SALEM, Ore.—Youth age 9-13 can now hunt under the close supervision of an adult without first passing a hunter education class.
The Fish and Wildlife Commission today adopted administrative rules for Oregon’s first Mentored Youth Hunter Program, after the state legislature passed a bill earlier this year creating the program.
"Oregon's hunters now have a fantastic opportunity to introduce kids to hunting," said Marla Rae, Commission Chair. “This is a great way for parents, grandparents and others to introduce their kids and grandchildren to hunting in a safe, responsible way.”
The close supervision of an experienced hunter is probably the best way to introduce a young person to safe and ethical hunting. The program is based on the recommendations of ODFW’s Hunter Recruitment Advisory Committee and the experience of other states. Programs that eliminate or reduce age restrictions have been approved in 12 other states and are pending in five others.
Research demonstrates that early exposure is critical to people taking up hunting or other forms of outdoor recreation. But children and their families are very busy today, and taking a hunter education class is a significant time commitment of 18-20 hours that some may perceive as a barrier to hunting. The Mentored Youth Hunter Program offers a “try before you buy” approach to hunting.
The program does not remove the hunter education requirement; it defers it. Under the program, youth without hunter education certification are only allowed to hunt under the close supervision of an adult and on the adult’s tags. Hunter education is required if a youth wishes to purchase their own hunting license or tag or is 14 or older.
Several safety precautions are built into the program:
- Youth and supervisor must review, and youth must sign, safe hunting information prior to hunting. Youth must keep a signed copy of the safe hunting section on their person during the hunt.
- The supervising hunter is also accountable for all the actions of the youth hunter. It is the supervisor’s responsibility to follow all hunting regulations and ensure that each mentored youth is trained in firearm and hunter safety before engaging in hunting or related activities.
- A supervising hunter can only hunt with one youth at a time.
- Only one legal hunting weapon between the supervisor and youth is allowed while hunting.
- The supervisor must remain in immediate control of the youth, meaning the two must stay in close proximity at all times while the youth is in possession of a legal hunting weapon.
- It is strongly recommended that the supervising hunter and mentored youth wear blaze orange during hunting or related activities.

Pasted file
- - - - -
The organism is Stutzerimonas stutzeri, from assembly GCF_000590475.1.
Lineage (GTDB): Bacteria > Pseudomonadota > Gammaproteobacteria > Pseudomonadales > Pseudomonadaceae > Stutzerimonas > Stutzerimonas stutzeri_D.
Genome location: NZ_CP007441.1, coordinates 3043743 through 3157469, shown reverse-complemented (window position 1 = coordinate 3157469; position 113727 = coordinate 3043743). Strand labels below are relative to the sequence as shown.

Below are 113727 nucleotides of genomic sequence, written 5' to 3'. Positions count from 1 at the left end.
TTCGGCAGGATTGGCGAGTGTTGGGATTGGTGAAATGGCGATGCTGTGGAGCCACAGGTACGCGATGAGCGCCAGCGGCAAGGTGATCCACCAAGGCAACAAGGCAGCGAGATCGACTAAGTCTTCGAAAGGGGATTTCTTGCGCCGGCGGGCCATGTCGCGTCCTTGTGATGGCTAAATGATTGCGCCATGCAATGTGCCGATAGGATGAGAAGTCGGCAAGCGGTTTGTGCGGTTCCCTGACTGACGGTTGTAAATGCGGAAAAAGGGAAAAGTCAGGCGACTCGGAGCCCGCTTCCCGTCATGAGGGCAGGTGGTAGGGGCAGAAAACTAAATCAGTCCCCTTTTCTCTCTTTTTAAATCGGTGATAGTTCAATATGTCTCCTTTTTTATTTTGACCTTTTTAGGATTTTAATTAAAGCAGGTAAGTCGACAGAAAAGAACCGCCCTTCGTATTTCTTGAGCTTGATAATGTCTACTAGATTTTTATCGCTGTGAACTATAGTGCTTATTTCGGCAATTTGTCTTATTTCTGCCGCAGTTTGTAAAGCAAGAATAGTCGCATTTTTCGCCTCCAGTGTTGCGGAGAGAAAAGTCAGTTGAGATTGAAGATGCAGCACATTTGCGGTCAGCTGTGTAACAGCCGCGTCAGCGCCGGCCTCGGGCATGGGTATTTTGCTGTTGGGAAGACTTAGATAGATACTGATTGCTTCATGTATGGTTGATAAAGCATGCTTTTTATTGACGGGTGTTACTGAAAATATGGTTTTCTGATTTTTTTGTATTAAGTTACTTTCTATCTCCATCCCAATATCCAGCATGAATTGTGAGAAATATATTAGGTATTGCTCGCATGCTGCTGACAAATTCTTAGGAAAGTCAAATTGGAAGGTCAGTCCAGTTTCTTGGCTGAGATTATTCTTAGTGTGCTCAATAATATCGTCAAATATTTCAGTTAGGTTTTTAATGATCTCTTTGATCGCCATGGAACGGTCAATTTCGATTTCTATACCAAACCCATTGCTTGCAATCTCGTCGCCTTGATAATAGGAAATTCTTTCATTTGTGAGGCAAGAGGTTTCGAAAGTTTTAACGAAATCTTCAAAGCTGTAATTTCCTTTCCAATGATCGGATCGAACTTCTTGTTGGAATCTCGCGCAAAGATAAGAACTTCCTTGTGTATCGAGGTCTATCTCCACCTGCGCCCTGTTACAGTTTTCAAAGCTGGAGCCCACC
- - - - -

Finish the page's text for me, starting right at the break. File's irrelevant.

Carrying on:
Other states that have similar programs have seen an increase in youth participation without a single hunting-related shooting incident.
"Hunting is a significant and key part of Oregon’s culture and heritage,” said ODFW Director Roy Elicker. “It is important that we recruit new hunters to carry on this tradition and this program will help the hunting community do that.”
To take part in the program, youth and supervising hunter should complete a registration form available on ODFW’s website or in the game bird and big game hunting regulations to be published later this year. The form includes a section where youth and supervisor review safe hunting information. Part of the form should be returned to ODFW, Information and Education, 3406 Cherry Ave. NE, Salem, OR 97302. Completing and mailing in the form allows youth to receive a mentored hunt preference point for use in a future controlled hunt application.
More details about how the program works are available by contacting ODFW’s Information and Education Division at (503) 947-6002 or visiting ODFW’s website (http://www.dfw.state.or.us) and clicking on the “Mentor Youth Hunter Program” link under Hot Topics.
The mission of the Oregon Department of Fish and Wildlife is to protect and enhance Oregon's fish and wildlife and their habitats for use and enjoyment by present and future generations. The agency consists of the Oregon Fish and Wildlife Commission, a commission-appointed director and a statewide staff of approximately 950 permanent employees. Headquartered in Salem, ODFW has regional offices in Clackamas, Roseburg, Bend, and La Grande with ten district offices located throughout the state. For additional information, please visit www.dfw.state.or.us.